Ranger Novrit CM0
I didn't say the NATE test was written by non-field personnel, but the standards and codes that they conform to on the tests were. I have no problem with what NATE is doing and I know Pat and many of their people. We participate in NATE and support them. My point being is that if you are NATE certified for heating, to follow all listed standards, will you be able to make a furnace run more efficient and safer as Timmie has stated from the current GAMA magazine? The answer is NO!! You will just be able to possibly fix it faster when it is broke and assure the people they will die warm. I do believe someone that is CO/Combustion Certified would be much more qualified on these issues. I have not seen the current GAMA magazine as Timmie has commented but it is on the way.
Anyone that knows the real story behind the current UL alarm standards would know they were not specifically written to protect people but instead to minimize the inconvience of those who responded to them.0
I stand corrected,I misread the paragraph.And I absolutly agree with what you and Timmy are tring to convey.
It seems anytime
I see information on seasonal checks no one ever mentions the gas oven. Many times the cause of Carbon Monoxide in the home it is the gas oven. Because of its limited use it does not always cause a identifiable problem. Every heating tech gas and oil shoud be at least checking the oven for CO. Check out some info on that in my area on Oiltechtalk.com0
As a holder of all 10 presently offered NATE certifications, I can safely say that NO TEST, be it offered by NATE or any other testing organization, can cover everything.
I will contact Carl and Pat over at NATE tomorrow and maybe, just maybe, a separate certification devoted strictly to combustion testing and analysis may be worth looking into.
Eugene I congratulate you on holding all 10 certifications, I am not surprised.
My concern is with GAMA seeming to infer that the only people that should be servicing gas equipment are those NATE certified. I have thousands of people I have trained who are more than qualified to service gas equipment who do not hold NATE certification. What about some of the utilities that still have highly trained gas techs that are more than qualified to service equipment.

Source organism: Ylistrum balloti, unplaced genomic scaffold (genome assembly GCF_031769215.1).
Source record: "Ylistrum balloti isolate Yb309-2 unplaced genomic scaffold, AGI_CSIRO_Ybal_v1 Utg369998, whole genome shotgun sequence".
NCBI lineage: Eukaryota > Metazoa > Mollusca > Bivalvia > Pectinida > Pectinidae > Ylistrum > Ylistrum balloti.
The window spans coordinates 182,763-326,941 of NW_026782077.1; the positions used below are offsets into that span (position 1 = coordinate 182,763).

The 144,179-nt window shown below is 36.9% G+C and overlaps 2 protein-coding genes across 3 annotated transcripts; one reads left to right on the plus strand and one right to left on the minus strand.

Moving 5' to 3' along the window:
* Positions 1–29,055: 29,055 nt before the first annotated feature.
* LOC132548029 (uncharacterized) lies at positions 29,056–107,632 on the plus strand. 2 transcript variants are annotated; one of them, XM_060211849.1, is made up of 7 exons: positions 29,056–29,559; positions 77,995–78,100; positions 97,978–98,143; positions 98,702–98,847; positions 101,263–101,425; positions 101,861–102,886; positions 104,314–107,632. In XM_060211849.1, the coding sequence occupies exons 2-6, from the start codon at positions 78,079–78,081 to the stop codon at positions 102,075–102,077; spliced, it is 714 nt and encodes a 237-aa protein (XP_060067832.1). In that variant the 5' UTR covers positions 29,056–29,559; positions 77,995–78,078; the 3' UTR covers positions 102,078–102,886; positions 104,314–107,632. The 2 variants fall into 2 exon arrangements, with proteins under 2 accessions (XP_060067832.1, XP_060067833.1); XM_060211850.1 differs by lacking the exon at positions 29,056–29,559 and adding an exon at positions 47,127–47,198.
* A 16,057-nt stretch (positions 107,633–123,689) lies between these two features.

I agree with you that no test can fully determine qualification or certification, which is why I find them (certifications) of no real consequence. I find the same problem with licenses and lack of expertise even though techs hold licenses.
I often meet people with a gas expert chevron on their sleeve. I like to ask them some basic gas questions that any tech should be able to answer. Most of the time they cannot answer the questions. This causes me concern as to the validity of testing relative to gas. I cannot question other certifications, as I do not feel qualified to do so.
It would perhaps be a good idea to include combustion testing as another criteria. I am not sure however those manufacturers would agree with my approach to solving gas combustion problems. I am sure the NATE people do not even know who I am, let alone most of the manufacturers. That would certainly bring into question my credibility with them.
Maybe Jim Davis could work with them, as I am sure they know Jim.
That Seems To Be...
For GAMA, or any other organization, to state that the only people that should be permitted to service gas equipment are those certified by NATE is a BIG mistake, as you mentioned.
Although NATE is gaining popularity, it still has a long way to go.
My Pressure Enthalpy without Tears seminar is NATE recognized and many people still ask me what that is when they read it in my brochures.
Although I am a big proponent of certification, I definitely agree with you and many others when you mention that there are many qualified technicians out there who are not certified by an outside, third party.
And don't worry Tim.... We know who you are!0
Have only been able to go through parts of the new GAMAzine since it arrived. Very busy week with this heat wave. But did read that in one Canadian province they require that technicians test boiler flue co production regardless of why they went on the dispatch or whether the owner requests the check or not. Can see where this is going to get interesting if they get called on an air conditioning service call. "Sir/Ms I know I was called on your no cooling problem, but by law I must test your boiler for CO production."0
able to take the relatively new NATE Hydronics test for certification. It wasn't bad. My impression was it needed some tweaking but it tried to be comprehensive. I sent in a few comments and suggestions. When I got back my grades I was impressed by how illuminating they were. I was broken down into categories so you could see your strong points and less strong areas. I considered them to be accurate in my own case. My strong category was design and code. Well duh! I've been strong in that for a long time. Less so on maintenance. (Dont't bother me with maintenance, I'm busy doing design. . This is my only window on the NATE exams but if the other areas of testing are similar I think it is a good thing and can be a good tool for employers to know to a degree what they got in the hiring process. WW